The year the sun and moon turned blue
How the biggest wildfire North America has ever seen changed the way fires are fought in Alberta today.
By SCOTT LINGLEY
(Edmonton) Something strange started happening in cities and towns in Ontario and across the northeastern United States in the summer of 1950. In the middle of the day, it started to get dark—so dark, in fact, that cities like Toronto had to turn on their streetlights. The sun turned blue and receded behind a dark haze, sparking fears that the government was testing a secret weapon or worse, that the country was under nuclear attack.
The real explanation was more mundane, but hardly less amazing: a forest fire that spanned northern B.C. and Alberta was emitting a smoky pall that encircled the northern part of the globe, carried by jetstreams to Europe and wrapping back around to the Yukon. More than 60 years later, the Chinchaga firestorm, comprising more than 100 fires that burned close to two million hectares of forest, is still the biggest wildfire on record in North America. And its impact is still being felt in the province today, according to Cordy Tymstra, a PhD student in the Department of Renewable Resources at the University of Alberta.
“There was one fire that covered 1.4 million hectares. Forest rangers in Alberta at the time were forbidden to fight fire anywhere in their district unless it was 10 miles from a town or major transportation corridor,” Tymstra says. “One of the outcomes of the fire was a change to how fires were fought in Alberta. But what it really showed was what a fire can do on the landscape if you didn’t fight it at all. What it showed is that the fire can linger on the landscape—it started in June 1950 and kept burning until it snowed in October.”
Tymstra turned his research into The Chinchaga Firestorm: When the Moon and Sun Turned Blue, a book just published by the University of Alberta Press that brings together historical, scientific and sociological perspectives on the event, including reflections on panicked reactions to the spectacle described in the title.
“Normally we would see red suns as a result of fire smoke, but in this case the particles were of such a size and density, and stayed that way for so long, that the moon and sun appeared blue. The smoke was so high and in an inversion layer, so people couldn’t see or smell it,” Tymstra says. “When people finally found out what was going on, they said, ‘No way, it can’t be smoke from a forest fire in Alberta.’ So there were all these theories, from cloud-seeding to the U.S. testing a new nuclear weapon to doomsday scenarios.”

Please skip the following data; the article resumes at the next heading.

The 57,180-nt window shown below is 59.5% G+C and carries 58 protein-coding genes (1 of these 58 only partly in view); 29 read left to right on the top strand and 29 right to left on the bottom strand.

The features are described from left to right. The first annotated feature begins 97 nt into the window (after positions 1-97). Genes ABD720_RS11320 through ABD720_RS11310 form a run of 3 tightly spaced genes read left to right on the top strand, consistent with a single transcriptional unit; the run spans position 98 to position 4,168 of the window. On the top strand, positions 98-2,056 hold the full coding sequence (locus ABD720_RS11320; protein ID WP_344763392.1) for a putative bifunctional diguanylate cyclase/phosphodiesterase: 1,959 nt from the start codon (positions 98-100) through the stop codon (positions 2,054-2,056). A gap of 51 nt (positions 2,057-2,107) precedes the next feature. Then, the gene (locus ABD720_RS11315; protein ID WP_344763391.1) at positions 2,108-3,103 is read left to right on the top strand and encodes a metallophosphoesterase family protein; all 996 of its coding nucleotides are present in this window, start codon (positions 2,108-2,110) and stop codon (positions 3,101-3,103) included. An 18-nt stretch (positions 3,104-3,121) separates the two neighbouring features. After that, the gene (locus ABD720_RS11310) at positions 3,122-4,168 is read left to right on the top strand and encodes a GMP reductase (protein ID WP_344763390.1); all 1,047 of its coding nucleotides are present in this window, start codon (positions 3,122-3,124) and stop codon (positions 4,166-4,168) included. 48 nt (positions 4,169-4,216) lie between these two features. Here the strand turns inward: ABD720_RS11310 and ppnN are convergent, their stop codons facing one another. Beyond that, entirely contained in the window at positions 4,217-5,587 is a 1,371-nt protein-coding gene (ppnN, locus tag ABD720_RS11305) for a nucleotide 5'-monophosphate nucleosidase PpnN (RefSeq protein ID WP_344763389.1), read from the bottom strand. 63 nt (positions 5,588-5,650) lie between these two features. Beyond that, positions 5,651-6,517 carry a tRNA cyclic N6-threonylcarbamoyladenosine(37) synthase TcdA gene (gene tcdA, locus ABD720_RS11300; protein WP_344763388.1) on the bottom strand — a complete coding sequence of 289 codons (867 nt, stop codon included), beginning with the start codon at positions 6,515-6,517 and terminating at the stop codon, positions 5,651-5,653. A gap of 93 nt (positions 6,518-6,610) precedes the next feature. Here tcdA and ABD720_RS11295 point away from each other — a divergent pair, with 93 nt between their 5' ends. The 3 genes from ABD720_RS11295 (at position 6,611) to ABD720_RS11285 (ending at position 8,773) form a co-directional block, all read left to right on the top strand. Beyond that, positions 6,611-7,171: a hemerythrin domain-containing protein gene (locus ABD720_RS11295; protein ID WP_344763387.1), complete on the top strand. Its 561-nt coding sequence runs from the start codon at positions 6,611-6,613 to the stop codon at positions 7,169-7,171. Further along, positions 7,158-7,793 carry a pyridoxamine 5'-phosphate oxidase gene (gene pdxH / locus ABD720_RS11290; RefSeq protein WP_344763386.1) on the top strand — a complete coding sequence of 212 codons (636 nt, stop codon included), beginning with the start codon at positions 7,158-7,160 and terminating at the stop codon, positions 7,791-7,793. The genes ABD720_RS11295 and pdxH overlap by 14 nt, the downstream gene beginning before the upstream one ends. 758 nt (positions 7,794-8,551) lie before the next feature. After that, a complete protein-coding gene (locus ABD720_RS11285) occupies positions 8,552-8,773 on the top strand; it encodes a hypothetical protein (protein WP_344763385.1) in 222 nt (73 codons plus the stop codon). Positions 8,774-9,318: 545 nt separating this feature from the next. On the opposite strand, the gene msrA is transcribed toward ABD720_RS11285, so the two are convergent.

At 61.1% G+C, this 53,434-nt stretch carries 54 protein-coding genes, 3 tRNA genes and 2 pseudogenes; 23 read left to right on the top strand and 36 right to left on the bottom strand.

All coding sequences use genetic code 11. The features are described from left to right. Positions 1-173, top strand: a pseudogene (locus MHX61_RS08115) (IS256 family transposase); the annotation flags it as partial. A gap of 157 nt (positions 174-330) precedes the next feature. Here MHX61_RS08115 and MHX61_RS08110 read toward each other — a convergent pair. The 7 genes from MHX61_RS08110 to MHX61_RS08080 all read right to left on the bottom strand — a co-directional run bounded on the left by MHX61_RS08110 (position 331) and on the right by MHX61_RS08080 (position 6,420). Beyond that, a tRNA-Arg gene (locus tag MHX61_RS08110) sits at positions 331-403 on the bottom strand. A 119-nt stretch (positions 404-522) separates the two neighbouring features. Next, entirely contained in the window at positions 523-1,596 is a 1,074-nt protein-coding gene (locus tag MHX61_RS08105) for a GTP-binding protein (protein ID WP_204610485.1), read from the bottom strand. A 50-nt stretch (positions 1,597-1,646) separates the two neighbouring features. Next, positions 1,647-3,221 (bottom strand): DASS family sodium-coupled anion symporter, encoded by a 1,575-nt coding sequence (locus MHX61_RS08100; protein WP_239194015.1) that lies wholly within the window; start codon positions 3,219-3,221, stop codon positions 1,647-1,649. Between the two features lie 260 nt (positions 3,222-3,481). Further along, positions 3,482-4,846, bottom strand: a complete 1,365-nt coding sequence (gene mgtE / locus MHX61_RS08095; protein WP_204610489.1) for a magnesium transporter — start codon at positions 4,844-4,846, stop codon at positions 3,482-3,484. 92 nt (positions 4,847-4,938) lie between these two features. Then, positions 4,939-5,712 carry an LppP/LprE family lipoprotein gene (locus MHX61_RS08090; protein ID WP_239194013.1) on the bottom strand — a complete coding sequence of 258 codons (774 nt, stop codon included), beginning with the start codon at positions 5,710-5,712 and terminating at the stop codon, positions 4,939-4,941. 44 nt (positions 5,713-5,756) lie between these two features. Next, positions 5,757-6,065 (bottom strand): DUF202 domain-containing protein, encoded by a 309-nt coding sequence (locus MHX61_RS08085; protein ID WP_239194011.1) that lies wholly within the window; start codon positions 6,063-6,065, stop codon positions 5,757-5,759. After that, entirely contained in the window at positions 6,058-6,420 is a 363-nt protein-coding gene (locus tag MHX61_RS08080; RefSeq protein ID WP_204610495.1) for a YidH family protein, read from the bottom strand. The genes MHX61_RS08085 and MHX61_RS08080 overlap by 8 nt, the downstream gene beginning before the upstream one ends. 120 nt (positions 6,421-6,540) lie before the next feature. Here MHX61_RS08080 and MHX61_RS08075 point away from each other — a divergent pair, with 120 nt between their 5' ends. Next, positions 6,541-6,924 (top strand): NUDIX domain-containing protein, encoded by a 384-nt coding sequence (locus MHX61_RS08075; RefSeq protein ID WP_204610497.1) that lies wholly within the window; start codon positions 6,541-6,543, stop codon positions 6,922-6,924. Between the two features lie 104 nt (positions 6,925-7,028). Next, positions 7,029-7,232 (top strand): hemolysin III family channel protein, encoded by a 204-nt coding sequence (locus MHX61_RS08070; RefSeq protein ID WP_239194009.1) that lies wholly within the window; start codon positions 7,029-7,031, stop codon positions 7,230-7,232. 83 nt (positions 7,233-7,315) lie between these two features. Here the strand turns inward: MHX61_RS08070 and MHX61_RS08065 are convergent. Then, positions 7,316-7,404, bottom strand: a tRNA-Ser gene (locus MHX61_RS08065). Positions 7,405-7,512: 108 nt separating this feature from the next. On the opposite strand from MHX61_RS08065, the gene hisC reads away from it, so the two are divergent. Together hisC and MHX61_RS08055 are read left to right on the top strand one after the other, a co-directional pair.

Tymstra, who also works as a wildfire science co-ordinator for the Government of Alberta, says the Chinchaga fire makes for a useful case study in confronting the challenges of wildfire management in the 21st century. In conducting his research, Tymstra used computer simulation models to recreate how the Chinchaga fire developed and how it behaved over the months that it burned. The exercise was valuable not only in validating these simulation models, but also in improving responses to an increasingly long and busy forest-fire season every year in Alberta.
“[Chinchaga] gives you an indication of what fire can do, and then you throw into the equation climate change. Fires are getting hotter, bigger and faster, and the Chinchaga fire showed this is what can happen if you don’t suppress fire when you can,” he says. “The lessons learned on this fire were the importance of setting policy—in this particular case it changed policy—and how we fight big fires. It’s important to understand how these big fires behave and when you have the opportunity to go in and start to manage a big fire. It’s understanding how often these big fires burn, how they burn and how we can translate that into better decision-making.”
Tymstra adds that wildfires present the added challenge of inhabiting a grey area between natural process and natural disaster.
“When you think about it, we don’t manage tornadoes or hurricanes or earthquakes or floods, but we manage fires. So one of nature’s most powerful forces, we can actually attack,” he said. “It gets really tricky because fire is good and fire is bad. How do you know when and where to allow fire on the landscape when you know you can get these events? We know fire is an ecologically essential process that the boreal forest has evolved with, but how do you find that balance? Which fires shouldn’t you suppress?
“And there’s no fire management agency in the world that can successfully respond to all fires at all times in all places. You have to critically decide which fires are going to get the resources.”
This tension—and the contrast between fire management approaches—has played out in the headlines this summer as fires have once again raged across the western provinces.
“Back then [Chinchaga] was a let-burn zone, and Saskatchewan has the same kind of thing today. They have a big zone where they focus on protecting the values at risk, but for the most part fire is allowed to do its thing,” Tymstra said. “You compare that to Alberta today: we’ve had one of the worst fire seasons in 2015 that I’ve ever seen, but the area we have burned is less than in Saskatchewan.”